Establishing an online presence is paramount in order to remain competitive in the modern business world. Thus, choosing a domain name is one of the most significant decisions that any business owner will have to make. Business owners are encouraged to include either a location or pertinent keywords in their domain names. Including a location will help ensure that local customers are able to efficiently access your products and services upon completing an online search. But, one of the most important elements of any domain name is including industry relevant keywords in the domain name. Further, a business owner should always register the domain name under his or her respective name. This will ensure proper domain name ownership, and help avoid costly disputes if a business partner claims the domain name in the future. It’s also important to remember to renew domain names on a regular basis to prevent them from being bought-out by third parties. Another common mistake made by business owners is using abbreviations or dashes in the domain name. This can result in reduced web traffic because hyphenated and abbreviated names are more difficult to recall. The trademark attorneys at The Concept Law Group, P.A. advise clients to research available domains prior to purchasing them to avoid domain name disputes and legal trouble. It’s also recommended to avoid extensions other than .com, unless you are concerned with a competitor purchasing the other extensions. Consulting a lawyer that specializes in trademark law can also help you restore social media accounts that have been suspended or removed and file complaints with the appropriate authorities. If you have questions about domain name disputes, or are involved in a domain name dispute, contact us today.

Protecting Your Intellectual Property: How to Get a Patent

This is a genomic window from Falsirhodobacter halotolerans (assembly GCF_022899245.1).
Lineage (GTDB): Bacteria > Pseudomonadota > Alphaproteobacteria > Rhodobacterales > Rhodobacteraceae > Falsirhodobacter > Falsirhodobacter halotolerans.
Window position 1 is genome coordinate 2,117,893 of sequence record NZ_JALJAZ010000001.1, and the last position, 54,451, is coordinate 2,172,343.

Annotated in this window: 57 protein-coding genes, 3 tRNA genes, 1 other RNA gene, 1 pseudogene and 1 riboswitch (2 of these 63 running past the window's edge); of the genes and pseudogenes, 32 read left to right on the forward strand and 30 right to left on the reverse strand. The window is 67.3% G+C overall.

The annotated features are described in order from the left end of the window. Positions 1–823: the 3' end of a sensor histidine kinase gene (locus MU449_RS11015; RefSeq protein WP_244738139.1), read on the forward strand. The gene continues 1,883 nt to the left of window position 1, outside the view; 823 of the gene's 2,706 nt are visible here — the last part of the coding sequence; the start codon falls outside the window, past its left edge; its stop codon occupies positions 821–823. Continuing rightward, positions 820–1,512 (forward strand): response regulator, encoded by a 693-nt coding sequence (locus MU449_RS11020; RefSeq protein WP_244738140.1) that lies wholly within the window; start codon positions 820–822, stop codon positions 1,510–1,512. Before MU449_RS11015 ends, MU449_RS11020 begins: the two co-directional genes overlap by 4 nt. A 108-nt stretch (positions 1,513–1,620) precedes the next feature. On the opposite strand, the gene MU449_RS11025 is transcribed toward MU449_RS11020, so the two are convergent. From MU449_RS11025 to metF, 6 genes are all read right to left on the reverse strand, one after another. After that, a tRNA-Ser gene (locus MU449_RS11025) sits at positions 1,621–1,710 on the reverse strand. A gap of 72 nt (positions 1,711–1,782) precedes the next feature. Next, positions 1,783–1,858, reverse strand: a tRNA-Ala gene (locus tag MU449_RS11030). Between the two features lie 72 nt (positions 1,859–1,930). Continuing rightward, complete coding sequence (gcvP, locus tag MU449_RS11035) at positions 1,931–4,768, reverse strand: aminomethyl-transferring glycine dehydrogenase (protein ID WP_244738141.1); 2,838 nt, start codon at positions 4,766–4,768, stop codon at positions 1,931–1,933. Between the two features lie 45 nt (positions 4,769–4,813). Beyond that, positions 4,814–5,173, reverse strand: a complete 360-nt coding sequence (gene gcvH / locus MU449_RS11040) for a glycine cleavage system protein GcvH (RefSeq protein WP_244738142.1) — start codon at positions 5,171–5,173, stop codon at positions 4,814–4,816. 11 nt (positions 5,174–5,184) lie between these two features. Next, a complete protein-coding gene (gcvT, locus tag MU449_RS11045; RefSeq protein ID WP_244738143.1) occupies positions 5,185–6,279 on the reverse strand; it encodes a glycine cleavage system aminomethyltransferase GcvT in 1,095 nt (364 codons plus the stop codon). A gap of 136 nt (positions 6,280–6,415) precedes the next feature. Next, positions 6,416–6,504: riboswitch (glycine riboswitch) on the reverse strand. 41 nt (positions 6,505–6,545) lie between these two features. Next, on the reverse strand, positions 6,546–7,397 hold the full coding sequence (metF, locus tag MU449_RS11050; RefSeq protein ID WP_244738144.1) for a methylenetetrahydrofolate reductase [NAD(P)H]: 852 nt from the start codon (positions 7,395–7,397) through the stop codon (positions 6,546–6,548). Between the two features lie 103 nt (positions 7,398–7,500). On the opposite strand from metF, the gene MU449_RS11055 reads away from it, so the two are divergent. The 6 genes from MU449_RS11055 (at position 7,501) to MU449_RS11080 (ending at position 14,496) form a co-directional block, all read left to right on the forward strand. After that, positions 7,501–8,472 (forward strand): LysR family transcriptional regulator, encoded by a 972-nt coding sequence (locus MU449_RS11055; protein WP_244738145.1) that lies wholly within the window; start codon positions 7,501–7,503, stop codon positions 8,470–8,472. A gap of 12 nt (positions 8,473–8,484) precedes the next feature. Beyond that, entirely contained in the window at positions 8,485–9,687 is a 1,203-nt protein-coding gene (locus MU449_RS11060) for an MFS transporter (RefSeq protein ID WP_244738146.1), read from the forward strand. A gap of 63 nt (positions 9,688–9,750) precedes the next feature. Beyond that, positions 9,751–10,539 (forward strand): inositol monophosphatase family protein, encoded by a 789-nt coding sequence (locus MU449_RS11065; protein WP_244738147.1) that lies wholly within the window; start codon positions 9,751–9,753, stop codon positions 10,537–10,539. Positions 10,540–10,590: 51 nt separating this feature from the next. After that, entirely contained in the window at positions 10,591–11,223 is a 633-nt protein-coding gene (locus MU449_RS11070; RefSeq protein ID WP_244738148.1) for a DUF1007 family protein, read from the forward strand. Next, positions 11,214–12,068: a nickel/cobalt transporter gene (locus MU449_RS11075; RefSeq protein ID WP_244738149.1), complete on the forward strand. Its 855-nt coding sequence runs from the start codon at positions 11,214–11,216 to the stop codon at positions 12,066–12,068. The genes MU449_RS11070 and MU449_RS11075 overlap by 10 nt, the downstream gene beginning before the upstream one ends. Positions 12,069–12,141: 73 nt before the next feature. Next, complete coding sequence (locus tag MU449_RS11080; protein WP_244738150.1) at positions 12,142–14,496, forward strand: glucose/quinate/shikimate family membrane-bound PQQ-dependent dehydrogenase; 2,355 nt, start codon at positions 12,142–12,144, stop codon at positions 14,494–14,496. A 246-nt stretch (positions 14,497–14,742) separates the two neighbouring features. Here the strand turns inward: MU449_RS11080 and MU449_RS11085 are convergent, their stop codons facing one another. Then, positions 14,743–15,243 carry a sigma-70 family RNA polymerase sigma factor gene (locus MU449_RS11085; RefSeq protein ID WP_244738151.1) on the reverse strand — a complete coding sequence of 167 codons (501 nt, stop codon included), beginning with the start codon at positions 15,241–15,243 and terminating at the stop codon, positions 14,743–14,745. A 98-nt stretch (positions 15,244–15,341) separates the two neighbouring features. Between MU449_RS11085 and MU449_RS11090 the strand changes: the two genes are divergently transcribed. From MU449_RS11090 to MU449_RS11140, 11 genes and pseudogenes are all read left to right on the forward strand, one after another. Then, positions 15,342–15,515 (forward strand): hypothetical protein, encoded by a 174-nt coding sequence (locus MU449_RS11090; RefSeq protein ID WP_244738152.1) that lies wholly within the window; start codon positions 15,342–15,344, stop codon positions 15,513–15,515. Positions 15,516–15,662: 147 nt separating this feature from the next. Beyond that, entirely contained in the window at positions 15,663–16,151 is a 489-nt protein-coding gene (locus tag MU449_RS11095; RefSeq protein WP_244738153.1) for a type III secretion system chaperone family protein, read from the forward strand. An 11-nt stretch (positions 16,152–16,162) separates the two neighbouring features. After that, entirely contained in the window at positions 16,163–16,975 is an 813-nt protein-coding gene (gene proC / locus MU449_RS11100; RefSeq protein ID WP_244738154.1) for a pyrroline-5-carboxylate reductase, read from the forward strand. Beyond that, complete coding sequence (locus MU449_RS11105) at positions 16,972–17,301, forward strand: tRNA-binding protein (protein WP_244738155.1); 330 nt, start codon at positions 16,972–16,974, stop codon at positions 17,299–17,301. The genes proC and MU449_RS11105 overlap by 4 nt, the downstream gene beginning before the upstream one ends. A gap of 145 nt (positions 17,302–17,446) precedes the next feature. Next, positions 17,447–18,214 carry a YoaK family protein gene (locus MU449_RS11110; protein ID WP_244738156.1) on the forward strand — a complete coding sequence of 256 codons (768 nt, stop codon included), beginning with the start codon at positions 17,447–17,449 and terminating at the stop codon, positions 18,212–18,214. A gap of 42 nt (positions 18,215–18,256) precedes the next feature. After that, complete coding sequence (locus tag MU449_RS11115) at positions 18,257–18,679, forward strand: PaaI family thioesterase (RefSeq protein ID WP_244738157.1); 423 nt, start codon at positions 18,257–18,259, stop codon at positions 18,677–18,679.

According to the United States Patent and Trademark Office (USPTO), a patent is “the grant of a property right to the inventor.” http://www.uspto.gov/patents-getting-started/general-information-concerning-patents Once you obtain a patent, others are excluded from making, using or selling your invention thought the United States. As patentee, it becomes your responsibility to enforce the patent outside of the USPTO. So, if you have intellectual property, then you are strongly encouraged to consult with a registered patent attorney who can instruct you on the how to get a patent process in an effort to protect your idea.   One of the first steps to complete in the process is to conduct a patent search to confirm whether or not your invention is patentable. Although it’s possible for individuals inventors to conduct their own patent searches, it is advised to use a professional patent searcher because navigating the patent classification system can be difficult. But, what can be patented? Per USPTO regulations, patents encompass “any new and useful process, machine, manufacture, or composition of matter, or any new and useful improvement thereof.” http://www.uspto.gov/patents-getting-started/general-information-concerning-patents   Types of Patents   The three different types of patents are utility, design and plant. Utility patents are typically granted to those who discover or invent processes, machines, composition of matter, or articles of manufacture; any of which must be classified as new and useful. Design patents are reserved for those who invent new and original designs for an article of manufacture. Finally, plant patents may be granted for the discovery or invention of new plant varieties that are distinct from others in existence.   Copyright vs. Patent vs. Trademark   Since understanding the laws surrounding intellectual property can become a bit confusing if you don’t have the proper training, it’s important that you consult with an attorney who has the education and specializes in each of these respective disciplines in order to protect your property. For instance, what distinguishes a patent from a copyright or trademark? Well, a copyright is reserved for authorship of intellectual works such as music, literary and art. A trademark refers to protecting words, names, or other symbols used in a trade.   How to get a patent, the application process…   If you have discovered something that is useful; and also meets the all of the other basic criteria for a patent; and have already conducted a patent search to ensure that it isn’t already registered with the USPTP, then it might be time to draft an application for patent. Again, consulting with a patent attorney can help you develop a successful filing strategy and expedite the process. Here are the steps involved in the application process: